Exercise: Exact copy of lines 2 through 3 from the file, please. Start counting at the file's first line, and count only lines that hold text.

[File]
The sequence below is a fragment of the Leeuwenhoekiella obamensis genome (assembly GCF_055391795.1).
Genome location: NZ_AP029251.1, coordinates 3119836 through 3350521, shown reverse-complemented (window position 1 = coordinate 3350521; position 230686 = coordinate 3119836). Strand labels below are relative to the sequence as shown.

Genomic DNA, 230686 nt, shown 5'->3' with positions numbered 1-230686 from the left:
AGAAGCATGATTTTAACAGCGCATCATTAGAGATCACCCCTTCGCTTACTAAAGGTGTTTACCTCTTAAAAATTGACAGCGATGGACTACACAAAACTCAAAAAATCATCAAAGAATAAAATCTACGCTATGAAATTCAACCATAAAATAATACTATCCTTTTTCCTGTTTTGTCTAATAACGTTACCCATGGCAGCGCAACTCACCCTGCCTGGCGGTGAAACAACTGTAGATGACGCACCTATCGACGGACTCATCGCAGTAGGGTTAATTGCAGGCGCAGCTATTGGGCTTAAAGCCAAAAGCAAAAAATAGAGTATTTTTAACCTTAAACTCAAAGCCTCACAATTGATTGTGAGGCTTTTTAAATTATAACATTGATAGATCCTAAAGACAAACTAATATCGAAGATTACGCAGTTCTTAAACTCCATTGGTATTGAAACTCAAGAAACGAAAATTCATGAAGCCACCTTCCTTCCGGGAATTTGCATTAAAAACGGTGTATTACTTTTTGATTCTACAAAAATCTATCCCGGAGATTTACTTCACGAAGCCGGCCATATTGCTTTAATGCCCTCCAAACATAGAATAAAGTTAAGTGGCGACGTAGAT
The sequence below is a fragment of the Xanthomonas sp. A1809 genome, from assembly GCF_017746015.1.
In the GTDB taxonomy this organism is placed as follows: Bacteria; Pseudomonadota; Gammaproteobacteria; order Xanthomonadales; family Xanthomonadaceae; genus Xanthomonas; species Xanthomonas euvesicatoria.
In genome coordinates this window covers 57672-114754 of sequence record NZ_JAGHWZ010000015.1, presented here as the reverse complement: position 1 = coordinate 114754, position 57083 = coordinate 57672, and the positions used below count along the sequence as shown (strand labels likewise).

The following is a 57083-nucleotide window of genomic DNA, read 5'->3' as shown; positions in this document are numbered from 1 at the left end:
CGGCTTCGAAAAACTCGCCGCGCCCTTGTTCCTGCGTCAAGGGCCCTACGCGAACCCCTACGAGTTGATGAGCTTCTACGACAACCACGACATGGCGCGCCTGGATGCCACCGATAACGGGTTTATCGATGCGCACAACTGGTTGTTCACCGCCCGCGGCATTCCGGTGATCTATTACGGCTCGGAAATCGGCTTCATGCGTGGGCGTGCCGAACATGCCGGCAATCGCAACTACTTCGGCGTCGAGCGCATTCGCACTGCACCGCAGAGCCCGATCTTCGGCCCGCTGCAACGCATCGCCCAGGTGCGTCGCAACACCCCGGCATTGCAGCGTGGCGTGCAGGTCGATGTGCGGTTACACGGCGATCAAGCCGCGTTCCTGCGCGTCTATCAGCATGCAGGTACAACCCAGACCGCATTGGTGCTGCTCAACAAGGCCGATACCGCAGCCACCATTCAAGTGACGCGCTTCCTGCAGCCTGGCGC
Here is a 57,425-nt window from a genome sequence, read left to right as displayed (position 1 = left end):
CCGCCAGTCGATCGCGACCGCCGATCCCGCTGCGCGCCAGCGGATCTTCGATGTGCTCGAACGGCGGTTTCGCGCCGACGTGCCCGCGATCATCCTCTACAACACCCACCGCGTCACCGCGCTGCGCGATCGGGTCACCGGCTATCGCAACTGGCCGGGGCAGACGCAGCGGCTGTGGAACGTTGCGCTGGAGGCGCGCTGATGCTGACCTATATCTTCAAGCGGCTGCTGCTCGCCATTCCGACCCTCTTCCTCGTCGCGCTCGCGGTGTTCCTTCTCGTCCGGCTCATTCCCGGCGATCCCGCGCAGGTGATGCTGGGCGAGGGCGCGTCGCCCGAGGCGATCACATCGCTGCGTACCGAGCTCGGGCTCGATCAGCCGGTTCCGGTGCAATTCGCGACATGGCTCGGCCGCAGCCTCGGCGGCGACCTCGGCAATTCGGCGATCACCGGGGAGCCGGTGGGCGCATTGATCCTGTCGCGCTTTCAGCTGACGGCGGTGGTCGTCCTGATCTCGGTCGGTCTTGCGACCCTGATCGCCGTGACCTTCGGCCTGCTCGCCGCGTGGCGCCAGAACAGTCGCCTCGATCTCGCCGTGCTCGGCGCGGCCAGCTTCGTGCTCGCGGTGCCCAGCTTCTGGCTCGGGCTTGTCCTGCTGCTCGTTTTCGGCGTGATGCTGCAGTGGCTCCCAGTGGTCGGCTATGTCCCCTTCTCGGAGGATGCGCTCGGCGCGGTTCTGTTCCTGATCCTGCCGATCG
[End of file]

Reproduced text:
Genome location: NZ_AP029251.1, coordinates 3119836 through 3350521, shown reverse-complemented (window position 1 = coordinate 3350521; position 230686 = coordinate 3119836). Strand labels below are relative to the sequence as shown.

Genomic DNA, 230686 nt, shown 5'->3' with positions numbered 1-230686 from the left: